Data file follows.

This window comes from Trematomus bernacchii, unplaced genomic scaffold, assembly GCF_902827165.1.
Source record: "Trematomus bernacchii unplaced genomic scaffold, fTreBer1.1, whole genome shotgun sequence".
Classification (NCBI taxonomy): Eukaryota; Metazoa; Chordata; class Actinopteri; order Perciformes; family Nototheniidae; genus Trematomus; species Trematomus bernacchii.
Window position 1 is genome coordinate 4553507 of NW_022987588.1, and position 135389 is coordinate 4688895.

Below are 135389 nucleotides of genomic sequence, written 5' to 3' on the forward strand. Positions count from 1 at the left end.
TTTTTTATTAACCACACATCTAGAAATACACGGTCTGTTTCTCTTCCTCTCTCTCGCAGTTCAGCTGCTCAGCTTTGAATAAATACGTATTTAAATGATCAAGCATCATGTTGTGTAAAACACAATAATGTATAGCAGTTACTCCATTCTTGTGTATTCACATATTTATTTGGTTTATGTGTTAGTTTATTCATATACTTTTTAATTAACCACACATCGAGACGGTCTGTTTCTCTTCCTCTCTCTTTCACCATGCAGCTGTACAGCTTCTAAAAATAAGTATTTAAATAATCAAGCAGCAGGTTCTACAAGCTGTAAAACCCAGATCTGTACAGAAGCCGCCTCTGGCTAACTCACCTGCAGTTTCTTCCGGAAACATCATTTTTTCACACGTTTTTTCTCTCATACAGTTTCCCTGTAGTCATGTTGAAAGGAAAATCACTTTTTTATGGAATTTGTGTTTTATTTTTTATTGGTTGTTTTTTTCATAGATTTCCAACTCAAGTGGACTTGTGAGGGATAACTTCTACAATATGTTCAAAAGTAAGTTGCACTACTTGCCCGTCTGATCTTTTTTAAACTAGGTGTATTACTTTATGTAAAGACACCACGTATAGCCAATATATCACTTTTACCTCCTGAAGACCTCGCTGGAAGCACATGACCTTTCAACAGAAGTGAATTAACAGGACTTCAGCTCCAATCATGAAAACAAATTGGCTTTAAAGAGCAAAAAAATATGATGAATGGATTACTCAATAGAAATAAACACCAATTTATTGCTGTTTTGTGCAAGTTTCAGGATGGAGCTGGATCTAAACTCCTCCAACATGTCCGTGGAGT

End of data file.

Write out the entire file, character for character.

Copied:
This window comes from Trematomus bernacchii, unplaced genomic scaffold, assembly GCF_902827165.1.
Source record: "Trematomus bernacchii unplaced genomic scaffold, fTreBer1.1, whole genome shotgun sequence".
Classification (NCBI taxonomy): Eukaryota; Metazoa; Chordata; class Actinopteri; order Perciformes; family Nototheniidae; genus Trematomus; species Trematomus bernacchii.
Window position 1 is genome coordinate 4553507 of NW_022987588.1, and position 135389 is coordinate 4688895.

Below are 135389 nucleotides of genomic sequence, written 5' to 3' on the forward strand. Positions count from 1 at the left end.
TTTTTTATTAACCACACATCTAGAAATACACGGTCTGTTTCTCTTCCTCTCTCTCGCAGTTCAGCTGCTCAGCTTTGAATAAATACGTATTTAAATGATCAAGCATCATGTTGTGTAAAACACAATAATGTATAGCAGTTACTCCATTCTTGTGTATTCACATATTTATTTGGTTTATGTGTTAGTTTATTCATATACTTTTTAATTAACCACACATCGAGACGGTCTGTTTCTCTTCCTCTCTCTTTCACCATGCAGCTGTACAGCTTCTAAAAATAAGTATTTAAATAATCAAGCAGCAGGTTCTACAAGCTGTAAAACCCAGATCTGTACAGAAGCCGCCTCTGGCTAACTCACCTGCAGTTTCTTCCGGAAACATCATTTTTTCACACGTTTTTTCTCTCATACAGTTTCCCTGTAGTCATGTTGAAAGGAAAATCACTTTTTTATGGAATTTGTGTTTTATTTTTTATTGGTTGTTTTTTTCATAGATTTCCAACTCAAGTGGACTTGTGAGGGATAACTTCTACAATATGTTCAAAAGTAAGTTGCACTACTTGCCCGTCTGATCTTTTTTAAACTAGGTGTATTACTTTATGTAAAGACACCACGTATAGCCAATATATCACTTTTACCTCCTGAAGACCTCGCTGGAAGCACATGACCTTTCAACAGAAGTGAATTAACAGGACTTCAGCTCCAATCATGAAAACAAATTGGCTTTAAAGAGCAAAAAAATATGATGAATGGATTACTCAATAGAAATAAACACCAATTTATTGCTGTTTTGTGCAAGTTTCAGGATGGAGCTGGATCTAAACTCCTCCAACATGTCCGTGGAGT